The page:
My oldest son, Colin, is ADHD and Autistic (“on the spectrum” as they say). Although I hate using those terms to “define” him. He is so much more than those terms.
He is a very challenging, and very special, little boy. My wife and I are very lucky, as far as parents of children on the autisim spectrum go. Colin is VERY verbal. That’s not to say he communicates easily, but he basically talks nonstop. He is not really able to have what one would call a “normal” conversation. Colin’s coversation skills basically equate to constant questions. Even questions he knows the answers to. ESPECIALLY questions he knows the answers to, actually. Plus, like a lot of other autistic children, Colin repeats words and phases he has heard from other people. Whether he knows what they mean (or even if YOU know what the mean) or not. This is called echolalia.
So, I don’t know exactly where the phrase “good day pickle” came from, but I can give it an educated guess. I’m pretty sure it started with one of his teachers telling Colin, “You’re a pickle”. Since Colin doesn’t really understand something like that, he thought it was hilarious that someone thought he was a pickle. He started calling people that all the time. Even upon first meeting someone, he would say, “Hi! I’m Colin. You’re a pickle!” The fact that this would usually elicit laughter (even nervous laughter from strangers) just encouraged it.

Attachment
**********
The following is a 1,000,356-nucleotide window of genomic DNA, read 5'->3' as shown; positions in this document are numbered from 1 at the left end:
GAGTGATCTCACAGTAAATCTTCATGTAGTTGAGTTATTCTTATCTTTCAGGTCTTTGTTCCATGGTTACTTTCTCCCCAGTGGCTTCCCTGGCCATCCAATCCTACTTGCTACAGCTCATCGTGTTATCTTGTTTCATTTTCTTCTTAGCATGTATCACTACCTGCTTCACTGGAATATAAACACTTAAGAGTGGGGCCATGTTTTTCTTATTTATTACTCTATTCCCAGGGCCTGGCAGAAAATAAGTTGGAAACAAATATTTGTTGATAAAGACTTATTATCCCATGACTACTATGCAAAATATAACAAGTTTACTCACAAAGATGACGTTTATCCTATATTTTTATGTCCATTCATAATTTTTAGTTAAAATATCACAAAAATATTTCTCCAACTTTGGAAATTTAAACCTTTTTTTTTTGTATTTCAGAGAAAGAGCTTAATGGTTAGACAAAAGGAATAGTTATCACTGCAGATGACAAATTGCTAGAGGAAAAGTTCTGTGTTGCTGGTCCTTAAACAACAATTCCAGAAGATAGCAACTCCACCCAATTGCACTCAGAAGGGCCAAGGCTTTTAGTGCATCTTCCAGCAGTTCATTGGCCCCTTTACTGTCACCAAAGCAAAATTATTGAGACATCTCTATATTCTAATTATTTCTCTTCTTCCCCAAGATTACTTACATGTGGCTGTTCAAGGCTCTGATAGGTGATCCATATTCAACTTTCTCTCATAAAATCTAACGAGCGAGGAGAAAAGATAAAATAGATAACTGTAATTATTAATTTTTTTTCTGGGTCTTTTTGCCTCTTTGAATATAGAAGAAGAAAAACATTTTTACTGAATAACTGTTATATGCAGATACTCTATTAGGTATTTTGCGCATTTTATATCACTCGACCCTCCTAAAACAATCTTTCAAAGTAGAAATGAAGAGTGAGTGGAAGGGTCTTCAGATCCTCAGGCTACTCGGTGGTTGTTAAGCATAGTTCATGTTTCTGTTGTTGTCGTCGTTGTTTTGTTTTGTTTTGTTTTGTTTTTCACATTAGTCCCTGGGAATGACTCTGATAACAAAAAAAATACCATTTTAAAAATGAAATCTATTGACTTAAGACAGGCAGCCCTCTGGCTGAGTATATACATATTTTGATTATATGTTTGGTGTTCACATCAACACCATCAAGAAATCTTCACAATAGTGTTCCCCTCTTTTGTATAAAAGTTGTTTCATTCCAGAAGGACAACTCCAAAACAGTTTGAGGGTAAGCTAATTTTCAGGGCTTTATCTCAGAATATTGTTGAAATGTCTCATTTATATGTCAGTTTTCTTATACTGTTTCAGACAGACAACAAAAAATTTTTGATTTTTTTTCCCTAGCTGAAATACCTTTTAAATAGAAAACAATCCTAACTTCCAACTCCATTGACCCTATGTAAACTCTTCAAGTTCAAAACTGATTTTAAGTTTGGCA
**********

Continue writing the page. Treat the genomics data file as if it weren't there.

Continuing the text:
When Colin would go off to school every morning, I would call after him, “Have a good day!” He managed to turn that into “You’re a good day pickle, daddy”.
When I started dating Sara (who would become my wife about 8 months after we met), she thought it was pretty funny, too, so it soon became a catch phrase between the two of us as a way to kind of put a smile on each other’s face whenever Colin was being “difficult”.